An April 2022 workshop to address animal methods bias in scientific publishing was convened among academic and industry researchers, journal editors, government representatives, and advocates in order to: (1) explore a range of stakeholder perspectives, (2) describe the current state of animal- and nonanimal-based experimental systems, (3) describe animal methods bias in publishing and related biases in publishing and peer review, and (4) identify potential causes, consequences, and potential mitigation strategies for animal methods bias in publishing (Krebs et al., 2022).

Barriers to addressing animal methods bias were identified, including:

• The high-pressure nature of the research environment,

• Impact factor, an index measuring the impact of scholarly literature that represents the annual average number of citations to articles published in each journal over the past 2 years,

• Financial stakes,

• Animals as the “gold standard,” seen as the default method by the research community,

• Institutional inertia and psychological lock-in (see Gluck, 2019), and

• Lack of knowledge or desire to learn about animal-free methods.

Workshop attendees also identified recommendations for addressing animal methods bias geared toward the scientific community, journals and publishers, and funders, governments, and policymakers. Recommendations included the following:

• Build awareness about animal methods bias among editors, peer reviewers, and the scientific community more broadly, especially early-career researchers;

• Increase authors’ confidence in their ability to challenge reviewers’ requests for animal experiments, such as through the Author Guide for Addressing Animal Methods Bias (Krebs et al., 2023a);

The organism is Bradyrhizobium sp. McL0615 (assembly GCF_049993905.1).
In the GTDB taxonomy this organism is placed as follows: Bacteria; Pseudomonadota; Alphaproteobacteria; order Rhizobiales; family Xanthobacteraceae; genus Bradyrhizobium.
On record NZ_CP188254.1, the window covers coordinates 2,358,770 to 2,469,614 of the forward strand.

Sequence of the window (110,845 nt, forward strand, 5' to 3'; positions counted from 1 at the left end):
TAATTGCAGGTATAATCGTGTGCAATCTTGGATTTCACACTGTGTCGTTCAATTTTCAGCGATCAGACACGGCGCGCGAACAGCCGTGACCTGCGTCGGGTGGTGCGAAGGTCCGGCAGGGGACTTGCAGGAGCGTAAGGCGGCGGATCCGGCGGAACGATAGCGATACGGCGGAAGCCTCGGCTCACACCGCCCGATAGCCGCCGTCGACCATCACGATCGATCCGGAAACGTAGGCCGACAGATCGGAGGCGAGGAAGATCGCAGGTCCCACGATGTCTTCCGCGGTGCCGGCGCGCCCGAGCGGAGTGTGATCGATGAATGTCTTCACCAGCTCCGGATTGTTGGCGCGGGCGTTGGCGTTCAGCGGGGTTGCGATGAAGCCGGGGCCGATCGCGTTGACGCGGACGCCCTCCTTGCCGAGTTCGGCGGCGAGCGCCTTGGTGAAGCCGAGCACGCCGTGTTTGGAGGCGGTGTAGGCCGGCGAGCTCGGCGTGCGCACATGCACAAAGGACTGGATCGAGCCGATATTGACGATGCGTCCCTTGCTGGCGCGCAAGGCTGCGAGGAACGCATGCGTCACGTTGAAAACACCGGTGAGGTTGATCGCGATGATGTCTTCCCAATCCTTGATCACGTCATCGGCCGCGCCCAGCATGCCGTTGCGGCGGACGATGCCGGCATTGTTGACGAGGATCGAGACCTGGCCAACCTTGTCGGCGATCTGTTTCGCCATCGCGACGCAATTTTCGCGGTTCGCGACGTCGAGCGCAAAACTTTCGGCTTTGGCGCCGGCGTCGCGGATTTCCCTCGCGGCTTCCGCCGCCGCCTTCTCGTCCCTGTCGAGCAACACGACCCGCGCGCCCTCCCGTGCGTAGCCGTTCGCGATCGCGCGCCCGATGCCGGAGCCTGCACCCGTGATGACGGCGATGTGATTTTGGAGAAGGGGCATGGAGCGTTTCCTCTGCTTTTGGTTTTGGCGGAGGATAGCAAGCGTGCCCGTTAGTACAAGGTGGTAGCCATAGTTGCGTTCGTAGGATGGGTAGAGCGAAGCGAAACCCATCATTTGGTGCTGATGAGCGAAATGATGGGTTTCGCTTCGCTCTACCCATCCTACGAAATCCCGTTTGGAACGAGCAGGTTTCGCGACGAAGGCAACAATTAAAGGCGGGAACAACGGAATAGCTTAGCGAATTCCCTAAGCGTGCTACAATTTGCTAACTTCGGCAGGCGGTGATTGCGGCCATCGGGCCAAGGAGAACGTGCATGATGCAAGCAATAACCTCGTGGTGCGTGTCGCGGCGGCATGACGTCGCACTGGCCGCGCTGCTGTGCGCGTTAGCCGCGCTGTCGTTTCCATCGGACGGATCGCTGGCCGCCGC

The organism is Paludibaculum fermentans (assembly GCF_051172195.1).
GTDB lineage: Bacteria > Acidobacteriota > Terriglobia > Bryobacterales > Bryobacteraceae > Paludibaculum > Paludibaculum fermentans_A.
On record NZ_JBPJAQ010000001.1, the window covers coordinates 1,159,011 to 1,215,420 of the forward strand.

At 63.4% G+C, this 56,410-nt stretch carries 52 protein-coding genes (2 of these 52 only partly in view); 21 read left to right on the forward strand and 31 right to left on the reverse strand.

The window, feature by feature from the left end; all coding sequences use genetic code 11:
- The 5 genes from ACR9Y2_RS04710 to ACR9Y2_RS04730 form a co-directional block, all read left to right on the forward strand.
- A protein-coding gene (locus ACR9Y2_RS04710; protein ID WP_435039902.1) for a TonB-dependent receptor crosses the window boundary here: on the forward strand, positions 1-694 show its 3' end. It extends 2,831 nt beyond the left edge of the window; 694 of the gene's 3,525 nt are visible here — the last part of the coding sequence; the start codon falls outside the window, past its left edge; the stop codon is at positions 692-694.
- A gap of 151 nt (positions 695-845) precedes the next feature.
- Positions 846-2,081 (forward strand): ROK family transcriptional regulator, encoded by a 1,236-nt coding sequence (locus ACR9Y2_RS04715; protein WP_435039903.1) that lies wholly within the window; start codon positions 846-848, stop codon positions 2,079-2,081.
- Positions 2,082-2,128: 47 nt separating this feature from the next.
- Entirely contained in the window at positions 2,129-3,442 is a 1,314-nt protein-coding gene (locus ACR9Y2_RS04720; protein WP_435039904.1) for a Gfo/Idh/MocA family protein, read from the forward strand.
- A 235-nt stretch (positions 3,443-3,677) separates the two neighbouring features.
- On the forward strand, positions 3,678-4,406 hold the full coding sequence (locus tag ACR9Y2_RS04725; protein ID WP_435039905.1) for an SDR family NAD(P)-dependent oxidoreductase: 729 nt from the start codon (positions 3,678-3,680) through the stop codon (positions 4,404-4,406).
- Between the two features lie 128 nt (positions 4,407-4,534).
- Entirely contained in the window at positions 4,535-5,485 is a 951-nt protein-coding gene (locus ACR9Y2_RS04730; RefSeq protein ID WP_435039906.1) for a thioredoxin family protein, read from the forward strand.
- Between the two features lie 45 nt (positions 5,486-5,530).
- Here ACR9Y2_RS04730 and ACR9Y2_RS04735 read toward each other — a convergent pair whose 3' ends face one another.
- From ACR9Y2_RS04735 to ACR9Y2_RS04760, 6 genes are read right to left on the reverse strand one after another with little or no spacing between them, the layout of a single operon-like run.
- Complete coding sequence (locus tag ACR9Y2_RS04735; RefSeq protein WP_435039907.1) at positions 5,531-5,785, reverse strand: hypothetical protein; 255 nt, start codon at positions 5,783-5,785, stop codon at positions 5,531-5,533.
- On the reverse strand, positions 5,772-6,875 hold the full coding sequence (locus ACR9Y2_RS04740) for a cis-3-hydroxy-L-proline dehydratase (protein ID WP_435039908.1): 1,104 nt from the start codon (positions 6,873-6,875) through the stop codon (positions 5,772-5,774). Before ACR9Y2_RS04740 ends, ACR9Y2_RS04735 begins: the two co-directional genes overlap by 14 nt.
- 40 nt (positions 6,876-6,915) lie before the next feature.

• Provide educational materials for reviewers, as recently acknowledged by the US National Institutes of Health to ensure the better evaluation of nonanimal research (Advisory Committee to the Director Working Group on Catalyzing the Development and Use of Novel Alternative Methods to Advance Biomedical Research, 2023);

• Mandate that requests for addition of animal methods be scrutinized by other reviewers; and

• Prioritize funding for animal-free, human biology-based methods, including to improve accessibility and training for researchers.

After the workshop, attendees formed the Coalition to Illuminate and Address Animal Methods Bias (COLAAB) to continue to explore and address this issue.1 The COLAAB is currently gathering additional evidence of animal methods bias and its consequences and developing and implementing tools for overcoming it.

Conclusion

New nonanimal methods hold great promise for advancing biomedical research and drug development. Although a lot of work remains to improve the acceptance of nonanimal methods within the scientific community, researchers are increasingly turning to them to answer their research questions. Researchers should be able to do so without unfair requests or expectations for animal experiments from reviewers who prefer their own methodologies or are ill-equipped to evaluate novel ones.